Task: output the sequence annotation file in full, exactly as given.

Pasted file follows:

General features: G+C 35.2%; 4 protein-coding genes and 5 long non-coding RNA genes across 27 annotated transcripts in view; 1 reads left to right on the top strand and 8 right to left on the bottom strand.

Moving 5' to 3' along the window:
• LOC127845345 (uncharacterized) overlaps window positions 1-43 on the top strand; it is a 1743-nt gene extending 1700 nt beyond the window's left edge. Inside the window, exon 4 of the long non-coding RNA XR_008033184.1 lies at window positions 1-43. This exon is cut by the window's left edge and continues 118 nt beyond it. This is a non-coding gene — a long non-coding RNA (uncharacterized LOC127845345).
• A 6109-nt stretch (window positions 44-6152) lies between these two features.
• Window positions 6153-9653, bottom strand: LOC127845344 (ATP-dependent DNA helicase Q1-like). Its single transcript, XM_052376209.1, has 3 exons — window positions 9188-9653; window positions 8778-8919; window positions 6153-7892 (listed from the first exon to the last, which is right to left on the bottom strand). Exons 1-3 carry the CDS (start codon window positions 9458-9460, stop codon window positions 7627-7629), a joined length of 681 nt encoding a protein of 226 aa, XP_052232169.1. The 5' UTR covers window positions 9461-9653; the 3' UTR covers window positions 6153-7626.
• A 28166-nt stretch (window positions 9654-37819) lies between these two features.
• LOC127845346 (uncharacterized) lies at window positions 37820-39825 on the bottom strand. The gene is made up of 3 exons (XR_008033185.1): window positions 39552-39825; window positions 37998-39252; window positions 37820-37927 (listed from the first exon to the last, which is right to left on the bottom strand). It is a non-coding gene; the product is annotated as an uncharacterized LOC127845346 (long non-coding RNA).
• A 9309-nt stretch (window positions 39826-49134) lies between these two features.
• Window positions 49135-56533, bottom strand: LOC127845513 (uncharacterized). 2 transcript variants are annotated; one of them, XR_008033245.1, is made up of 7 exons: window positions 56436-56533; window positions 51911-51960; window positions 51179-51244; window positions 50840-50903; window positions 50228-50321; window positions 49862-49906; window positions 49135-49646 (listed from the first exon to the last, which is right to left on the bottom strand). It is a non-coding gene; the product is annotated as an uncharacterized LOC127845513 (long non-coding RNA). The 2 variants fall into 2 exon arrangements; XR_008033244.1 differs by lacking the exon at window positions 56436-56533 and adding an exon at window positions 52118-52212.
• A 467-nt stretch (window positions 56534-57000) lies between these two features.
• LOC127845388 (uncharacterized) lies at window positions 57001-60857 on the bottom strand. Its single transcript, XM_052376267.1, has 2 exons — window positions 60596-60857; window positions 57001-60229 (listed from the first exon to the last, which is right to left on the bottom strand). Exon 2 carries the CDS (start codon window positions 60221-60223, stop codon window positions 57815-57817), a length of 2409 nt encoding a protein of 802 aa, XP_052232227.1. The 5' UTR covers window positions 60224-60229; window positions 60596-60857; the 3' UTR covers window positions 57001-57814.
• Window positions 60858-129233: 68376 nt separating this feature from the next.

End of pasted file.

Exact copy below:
General features: G+C 35.2%; 4 protein-coding genes and 5 long non-coding RNA genes across 27 annotated transcripts in view; 1 reads left to right on the top strand and 8 right to left on the bottom strand.

Moving 5' to 3' along the window:
• LOC127845345 (uncharacterized) overlaps window positions 1-43 on the top strand; it is a 1743-nt gene extending 1700 nt beyond the window's left edge. Inside the window, exon 4 of the long non-coding RNA XR_008033184.1 lies at window positions 1-43. This exon is cut by the window's left edge and continues 118 nt beyond it. This is a non-coding gene — a long non-coding RNA (uncharacterized LOC127845345).
• A 6109-nt stretch (window positions 44-6152) lies between these two features.
• Window positions 6153-9653, bottom strand: LOC127845344 (ATP-dependent DNA helicase Q1-like). Its single transcript, XM_052376209.1, has 3 exons — window positions 9188-9653; window positions 8778-8919; window positions 6153-7892 (listed from the first exon to the last, which is right to left on the bottom strand). Exons 1-3 carry the CDS (start codon window positions 9458-9460, stop codon window positions 7627-7629), a joined length of 681 nt encoding a protein of 226 aa, XP_052232169.1. The 5' UTR covers window positions 9461-9653; the 3' UTR covers window positions 6153-7626.
• A 28166-nt stretch (window positions 9654-37819) lies between these two features.
• LOC127845346 (uncharacterized) lies at window positions 37820-39825 on the bottom strand. The gene is made up of 3 exons (XR_008033185.1): window positions 39552-39825; window positions 37998-39252; window positions 37820-37927 (listed from the first exon to the last, which is right to left on the bottom strand). It is a non-coding gene; the product is annotated as an uncharacterized LOC127845346 (long non-coding RNA).
• A 9309-nt stretch (window positions 39826-49134) lies between these two features.
• Window positions 49135-56533, bottom strand: LOC127845513 (uncharacterized). 2 transcript variants are annotated; one of them, XR_008033245.1, is made up of 7 exons: window positions 56436-56533; window positions 51911-51960; window positions 51179-51244; window positions 50840-50903; window positions 50228-50321; window positions 49862-49906; window positions 49135-49646 (listed from the first exon to the last, which is right to left on the bottom strand). It is a non-coding gene; the product is annotated as an uncharacterized LOC127845513 (long non-coding RNA). The 2 variants fall into 2 exon arrangements; XR_008033244.1 differs by lacking the exon at window positions 56436-56533 and adding an exon at window positions 52118-52212.
• A 467-nt stretch (window positions 56534-57000) lies between these two features.
• LOC127845388 (uncharacterized) lies at window positions 57001-60857 on the bottom strand. Its single transcript, XM_052376267.1, has 2 exons — window positions 60596-60857; window positions 57001-60229 (listed from the first exon to the last, which is right to left on the bottom strand). Exon 2 carries the CDS (start codon window positions 60221-60223, stop codon window positions 57815-57817), a length of 2409 nt encoding a protein of 802 aa, XP_052232227.1. The 5' UTR covers window positions 60224-60229; window positions 60596-60857; the 3' UTR covers window positions 57001-57814.
• Window positions 60858-129233: 68376 nt separating this feature from the next.